Mediaculture: Reflections on the effect of media and culture on our faith
Thus far, those of us who use the Internet have enjoyed free access, as long as we have a phone line, cable line or Wi-Fi connection. We can communicate what we want without it having to pass the muster of the government or some corporation. But that could change …
Thus far, those of us who use the Internet have enjoyed free access, as long as we have a phone line, cable line or Wi-Fi connection. We can communicate what we want without it having to pass the muster of the government or some corporation. But that could change.
What we have enjoyed is called “net neutrality,” which is “the principle that Internet service providers (ISPs) and governments should treat all data on the Internet equally, not discriminating or charging differentially by user, content, site, platform, application, type of attached equipment and modes of communication,” according to Wikipedia.
There has been much debate about whether net neutrality should be required by law. The Federal Trade Commission (FCC) has been considering a rule that would allow ISPs, such as AT&T, Comcast and Verizon, to offer content providers a faster track to send content. This would end net neutrality.
In her article “Can We Keep the Internet Free?” (Yes! Magazine), Candace Clement expresses alarm about this possibility. If the FCC rules in favor of the ISPs, she writes, it would give them “the freedom to favor their own offerings over those of their competitors.”
She quotes from a New York Times editorial: “In this new world, smaller content providers and startups that could not pay for preferential treatment might not be able to compete because their delivery speeds would be much slower. And consumers would have to pay more because any company that agrees to strike deals with phone and cable companies would undoubtedly pass on those costs to their users.”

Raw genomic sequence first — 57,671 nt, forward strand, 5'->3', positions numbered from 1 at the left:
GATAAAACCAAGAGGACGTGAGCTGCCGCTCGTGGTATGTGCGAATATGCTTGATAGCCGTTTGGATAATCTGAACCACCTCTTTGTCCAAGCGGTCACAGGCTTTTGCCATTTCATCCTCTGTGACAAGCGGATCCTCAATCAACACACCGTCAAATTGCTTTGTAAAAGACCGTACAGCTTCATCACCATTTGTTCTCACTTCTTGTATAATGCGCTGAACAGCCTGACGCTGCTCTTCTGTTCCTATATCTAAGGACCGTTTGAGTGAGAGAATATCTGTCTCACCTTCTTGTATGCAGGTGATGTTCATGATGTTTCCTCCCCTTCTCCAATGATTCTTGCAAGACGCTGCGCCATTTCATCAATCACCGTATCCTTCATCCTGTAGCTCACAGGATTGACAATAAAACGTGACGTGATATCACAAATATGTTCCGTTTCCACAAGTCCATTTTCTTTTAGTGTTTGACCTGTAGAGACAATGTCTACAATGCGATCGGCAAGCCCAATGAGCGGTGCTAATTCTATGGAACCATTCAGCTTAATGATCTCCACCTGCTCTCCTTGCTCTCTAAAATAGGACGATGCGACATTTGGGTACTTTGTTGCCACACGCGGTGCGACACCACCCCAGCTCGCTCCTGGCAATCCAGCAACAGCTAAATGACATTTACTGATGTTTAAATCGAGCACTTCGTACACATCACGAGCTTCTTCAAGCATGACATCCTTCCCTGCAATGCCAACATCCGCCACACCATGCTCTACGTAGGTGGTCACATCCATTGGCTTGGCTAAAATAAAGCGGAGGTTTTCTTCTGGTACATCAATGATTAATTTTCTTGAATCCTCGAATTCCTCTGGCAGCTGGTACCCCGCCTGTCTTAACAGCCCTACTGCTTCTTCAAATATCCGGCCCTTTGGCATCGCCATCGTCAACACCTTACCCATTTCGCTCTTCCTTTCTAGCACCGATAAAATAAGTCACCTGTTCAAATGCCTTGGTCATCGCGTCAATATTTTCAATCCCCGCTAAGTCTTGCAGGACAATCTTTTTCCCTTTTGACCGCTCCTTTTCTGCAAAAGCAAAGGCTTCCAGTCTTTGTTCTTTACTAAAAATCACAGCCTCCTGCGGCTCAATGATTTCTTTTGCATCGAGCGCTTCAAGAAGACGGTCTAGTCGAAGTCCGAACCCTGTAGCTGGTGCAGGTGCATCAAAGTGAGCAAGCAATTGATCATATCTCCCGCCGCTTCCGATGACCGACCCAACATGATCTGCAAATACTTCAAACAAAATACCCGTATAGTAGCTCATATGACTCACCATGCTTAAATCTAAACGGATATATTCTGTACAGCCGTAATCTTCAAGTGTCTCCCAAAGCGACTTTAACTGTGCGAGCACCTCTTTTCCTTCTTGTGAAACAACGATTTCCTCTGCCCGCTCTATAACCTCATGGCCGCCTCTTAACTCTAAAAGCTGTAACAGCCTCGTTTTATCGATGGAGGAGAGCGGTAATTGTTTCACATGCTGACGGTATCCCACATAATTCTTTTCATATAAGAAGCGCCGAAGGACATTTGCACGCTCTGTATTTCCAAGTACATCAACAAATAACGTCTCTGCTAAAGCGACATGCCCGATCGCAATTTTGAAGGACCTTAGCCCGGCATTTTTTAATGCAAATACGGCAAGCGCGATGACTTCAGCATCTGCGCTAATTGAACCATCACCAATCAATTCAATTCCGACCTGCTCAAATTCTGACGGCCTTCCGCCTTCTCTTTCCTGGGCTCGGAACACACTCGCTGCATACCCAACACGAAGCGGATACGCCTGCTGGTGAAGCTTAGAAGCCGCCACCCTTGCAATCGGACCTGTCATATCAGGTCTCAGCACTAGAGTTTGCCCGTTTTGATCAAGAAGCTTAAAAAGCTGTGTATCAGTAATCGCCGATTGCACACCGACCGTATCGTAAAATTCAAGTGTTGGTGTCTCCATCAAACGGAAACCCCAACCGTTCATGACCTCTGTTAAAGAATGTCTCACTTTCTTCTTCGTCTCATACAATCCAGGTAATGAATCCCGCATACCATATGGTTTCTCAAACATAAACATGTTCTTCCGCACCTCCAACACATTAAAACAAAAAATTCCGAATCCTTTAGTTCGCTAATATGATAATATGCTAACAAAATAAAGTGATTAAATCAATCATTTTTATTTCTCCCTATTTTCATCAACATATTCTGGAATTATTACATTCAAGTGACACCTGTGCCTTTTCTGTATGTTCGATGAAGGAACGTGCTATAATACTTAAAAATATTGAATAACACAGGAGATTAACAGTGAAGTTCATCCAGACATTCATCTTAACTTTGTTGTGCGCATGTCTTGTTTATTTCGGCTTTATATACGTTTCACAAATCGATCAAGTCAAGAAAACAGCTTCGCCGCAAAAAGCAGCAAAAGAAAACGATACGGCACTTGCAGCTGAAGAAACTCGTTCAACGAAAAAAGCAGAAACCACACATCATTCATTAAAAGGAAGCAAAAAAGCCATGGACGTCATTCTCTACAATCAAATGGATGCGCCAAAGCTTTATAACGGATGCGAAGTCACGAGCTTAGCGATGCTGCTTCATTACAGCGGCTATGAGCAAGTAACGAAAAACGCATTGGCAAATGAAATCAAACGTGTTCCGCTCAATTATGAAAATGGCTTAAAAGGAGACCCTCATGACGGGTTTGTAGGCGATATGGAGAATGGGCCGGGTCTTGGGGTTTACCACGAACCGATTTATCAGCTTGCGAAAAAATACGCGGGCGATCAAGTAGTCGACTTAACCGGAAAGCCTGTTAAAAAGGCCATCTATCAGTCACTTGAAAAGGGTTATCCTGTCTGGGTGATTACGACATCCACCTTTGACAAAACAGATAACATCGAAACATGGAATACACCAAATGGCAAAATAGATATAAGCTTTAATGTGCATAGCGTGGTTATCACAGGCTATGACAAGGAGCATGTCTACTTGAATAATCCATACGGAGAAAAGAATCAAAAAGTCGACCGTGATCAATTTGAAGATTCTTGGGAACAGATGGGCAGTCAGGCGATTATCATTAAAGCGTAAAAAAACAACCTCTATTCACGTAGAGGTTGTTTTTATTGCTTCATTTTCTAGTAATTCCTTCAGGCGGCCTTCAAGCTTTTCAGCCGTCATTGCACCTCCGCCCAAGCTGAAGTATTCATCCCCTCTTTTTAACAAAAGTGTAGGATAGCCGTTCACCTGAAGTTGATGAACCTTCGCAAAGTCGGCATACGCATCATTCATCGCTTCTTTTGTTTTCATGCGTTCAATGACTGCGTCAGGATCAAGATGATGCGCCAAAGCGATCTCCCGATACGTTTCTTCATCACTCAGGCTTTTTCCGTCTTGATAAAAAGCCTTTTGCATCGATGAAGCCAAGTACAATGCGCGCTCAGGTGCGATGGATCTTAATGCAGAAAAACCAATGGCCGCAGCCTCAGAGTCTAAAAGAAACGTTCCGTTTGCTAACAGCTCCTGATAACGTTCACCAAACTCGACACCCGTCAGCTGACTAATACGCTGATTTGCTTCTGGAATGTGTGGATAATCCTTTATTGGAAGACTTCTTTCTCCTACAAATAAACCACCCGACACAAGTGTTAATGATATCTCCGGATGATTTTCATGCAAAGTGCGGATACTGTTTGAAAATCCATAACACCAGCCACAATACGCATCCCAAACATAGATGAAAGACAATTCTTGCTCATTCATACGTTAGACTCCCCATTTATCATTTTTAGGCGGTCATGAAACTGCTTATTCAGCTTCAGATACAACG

This follows a pattern observable throughout history: The rich get richer, the big get bigger. The smaller and those without get poorer and smaller.
Many have seen the Internet as a democratization of communication. The previous, one-way media—broadcasting, print and cable—were supplanted by the two-way, networked communication style fostered by the World Wide Web. As Clement writes: “It’s not about one company or one wire or one tower sending us information. It’s about all of us communicating directly with each other.”
The basic idea of net neutrality is this: When you visit a website, the phone or cable company that provides Internet access shouldn’t get in the way. Information should be delivered to you quickly and without discriminating about the content. With changes, ISPs could split the flow of traffic into tiers, offering priority treatment to big corporations who would pay higher fees. That would mean a fast lane for the rich and a dirt road for others, harming small businesses and other users.
Net neutrality does not necessarily mean complete freedom. The adoption of net neutrality law usually includes allowance for discrimination in limited conditions, such as preventing spam, malware or illegal content.
Chile became the first country in the world to pass net neutrality legislation in 2010. But that law allows exceptions for ensuring privacy and security.
Once the FCC releases its official proposal, there will be much public comment. “If the initial reaction is any indicator,” Clement writes, “millions of people will weigh in.”
The solution, says Brian Knappenberger in the New York Times, is simple: “We should classify broadband access as a utility. Internet providers should be considered common carriers, just as cellphone companies are for voice access, which they are not allowed to block or degrade. The Internet should be a level playing field.”
Gordon Houser is acting interim editor of The Mennonite.